How Many Sequels Does A Game Really Need To Become Redundant?
Every game these days has a sequel. And every sequel either has a prequel leading up the sequel, or another sequel set hundreds of years in the future, which leaves room for prequels and sequels to the prequel. A sequel might be a major overhaul, or it may add an extra element or two to an already established formula. That’s just fine. If the game is good, people might want more of it, because we obviously cannot possibly have enough of something which is good and addictive, and gaming is a hobby which strives on addiction. But do we really need ten to twelve games supporting this habit?
- We always need more of something when the experience is good
Multiplayer games fall under this category. If a game has a good multiplayer component, then each iteration will only add to the fun as it becomes more polished. Games like Battlefield are a testament to this. Each game in the battlefield series has brought new additions to the franchise, and has become immensely successful because of the same.
Call of duty, now that’s a different story. This series has always had great multiplayer, but recent releases seem to suggest that it is merely a money making machine for Activision than anything else. The story of each iteration is becoming shorter and the multiplayer is starting to seem like a rehashed version of an earlier iteration. And a formula, no matter how great it is, is limited by eventual monotony when it comes to gaming. Make the greatest game ever made, and by the fifth or sixth iteration, it’ll start to feel the same.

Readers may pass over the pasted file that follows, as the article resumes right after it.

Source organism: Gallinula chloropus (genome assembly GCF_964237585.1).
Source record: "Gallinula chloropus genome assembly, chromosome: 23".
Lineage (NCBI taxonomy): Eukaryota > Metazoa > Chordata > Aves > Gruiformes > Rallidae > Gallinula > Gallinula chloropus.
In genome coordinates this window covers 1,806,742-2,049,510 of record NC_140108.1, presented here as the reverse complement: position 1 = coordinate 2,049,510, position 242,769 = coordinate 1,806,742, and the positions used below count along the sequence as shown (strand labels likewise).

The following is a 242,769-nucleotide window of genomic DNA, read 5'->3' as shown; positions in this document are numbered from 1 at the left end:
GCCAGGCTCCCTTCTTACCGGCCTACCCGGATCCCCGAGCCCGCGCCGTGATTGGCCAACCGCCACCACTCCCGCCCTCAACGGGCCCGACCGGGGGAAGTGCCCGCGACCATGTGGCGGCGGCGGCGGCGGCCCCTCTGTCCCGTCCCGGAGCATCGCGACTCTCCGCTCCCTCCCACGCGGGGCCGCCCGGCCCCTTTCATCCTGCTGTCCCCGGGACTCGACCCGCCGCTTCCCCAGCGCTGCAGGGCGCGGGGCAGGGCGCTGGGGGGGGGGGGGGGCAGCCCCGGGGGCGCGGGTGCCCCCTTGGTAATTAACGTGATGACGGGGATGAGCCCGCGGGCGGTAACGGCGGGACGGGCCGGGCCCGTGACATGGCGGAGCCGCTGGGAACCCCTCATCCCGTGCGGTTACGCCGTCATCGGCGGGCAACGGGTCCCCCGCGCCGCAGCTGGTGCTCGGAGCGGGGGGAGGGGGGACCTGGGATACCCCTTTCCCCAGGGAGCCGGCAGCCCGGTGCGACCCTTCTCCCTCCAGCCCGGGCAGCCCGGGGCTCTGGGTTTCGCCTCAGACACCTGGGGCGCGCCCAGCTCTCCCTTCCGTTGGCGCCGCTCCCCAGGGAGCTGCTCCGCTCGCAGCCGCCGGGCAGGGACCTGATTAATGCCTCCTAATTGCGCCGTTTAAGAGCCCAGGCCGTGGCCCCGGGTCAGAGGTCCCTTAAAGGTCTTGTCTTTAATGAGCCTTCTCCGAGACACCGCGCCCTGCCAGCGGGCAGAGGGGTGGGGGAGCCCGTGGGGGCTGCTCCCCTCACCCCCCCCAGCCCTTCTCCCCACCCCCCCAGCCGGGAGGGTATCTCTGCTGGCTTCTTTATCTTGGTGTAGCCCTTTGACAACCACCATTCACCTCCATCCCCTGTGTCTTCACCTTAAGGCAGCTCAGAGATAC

- Originality is a dying breed
The number of new games released now is much less compared to when developers actually wanted to do something different. And it’s understandable; earlier, experimentation wasn’t as risky as it is now. Game development costs are constantly on the rise, and at the end of the day, gaming is just another business, so it’s okay to play it safe and make something which the general public will like. But this will take the industry to stagnation. Role playing games are now more about the action than actual role play. Real time strategy is heading towards extinction. Graphics rule the roots over gameplay or story when it comes to game development. And making sequels is more appealing than starting something from scratch.